height or so), and they tend to grow what they like.

>So let's not bash the big tulips and crocus. 
>And please! We all don't prefer the so-called 
>species - certainly not to the exclusion of the
>"inflated Dutch crocus". "Absolutely not"?

I don't think I bashed big tulips, other than trying to encapsulate a few 
predispositions regarding them, and the perceived "norms" that ensue, whether 
these be right or wrong.  My mom's Red and Orange Emperor tulips that I plant for 
her are indeed splendid when they bloom, and she's proud that her garden 
stands out from the neighbors. Regarding Dutch crocus, it is my personal opinion 
they look big and inflated, and lack the finesse and charm of the smaller 
sorts.  Are Dutch crocus pretty... sure they are, but I'd pass them up gladly, to 
have a mature clump of C. chrysanthus 'Prins Claus', with pristine flowers so 
tightly packed they can hardly open and the floral scent worth lying in the mud 
for, to satiate the senses.

Jane McGary mentions a couple species that catch my attention; "T. 
orithyoides (tiny, white-and-greenish, in flower now) from Central Asia; and T. 
sharonensis from Israel, thanks to a NARGS member there".  Where might we find T. 
orithyoides?  It sounds wonderful.  Where is the species from?  I guess I must 
scour the seed lists to find the more unusual sorts.

Thanks Iza Goroff for the reminder about the NARGS Plant of the Month, with 4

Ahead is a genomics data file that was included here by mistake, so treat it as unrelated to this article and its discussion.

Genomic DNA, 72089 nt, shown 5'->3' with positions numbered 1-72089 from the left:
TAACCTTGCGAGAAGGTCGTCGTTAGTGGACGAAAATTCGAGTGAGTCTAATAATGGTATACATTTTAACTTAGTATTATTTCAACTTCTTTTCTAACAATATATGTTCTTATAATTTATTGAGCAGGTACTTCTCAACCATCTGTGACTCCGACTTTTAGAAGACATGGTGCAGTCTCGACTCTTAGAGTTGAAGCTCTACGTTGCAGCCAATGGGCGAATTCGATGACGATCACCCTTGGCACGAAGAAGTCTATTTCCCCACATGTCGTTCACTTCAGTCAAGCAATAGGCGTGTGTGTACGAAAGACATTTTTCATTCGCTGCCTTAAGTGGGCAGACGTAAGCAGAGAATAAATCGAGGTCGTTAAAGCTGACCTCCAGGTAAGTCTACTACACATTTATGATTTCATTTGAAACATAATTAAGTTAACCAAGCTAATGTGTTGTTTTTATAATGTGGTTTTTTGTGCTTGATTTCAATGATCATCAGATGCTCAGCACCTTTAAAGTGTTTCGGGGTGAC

Tulipa species represented.  I particularly like the Tulipa batalinii 'Yellow 
Jewel' photo, the soft yellow flowers so pert and engaging.

Thanks to others for sharing their favorite dwarf tulips.  If I had to draw a 
conclusion from the experience of others, it would be that Tulipa species are 
quite satisfactory in colder climates, and to a slightly lesser extent in 
warmer climates, but in all cases, they seem desirable and rewarding to those who 
grow them.

On a closing note for this message, I must quote a line from Paige Woodward's 
tulipa page on her Pacific Rim Native Plant Nursery.  
In her offerings of Tulipa species (accompanied by photos), she says "Those 
we offer are primal and voluptuous. Grow them in swathes."  That says it all 
somehow!  I must try the primal T. carinata (distinctive flame red stars), 
ingens (huge red waxy flowers), kaufmanniana 'Ak-Tash' (upfacing cream yellow 
flowers), and ostrowskiana (hot red-orange blooms on short stems).

Mark McDonough Pepperell, Massachusetts, United States 
antennaria@aol.com "New England" USDA Zone 5
>> web site under construction - http://www.plantbuzz.com/ <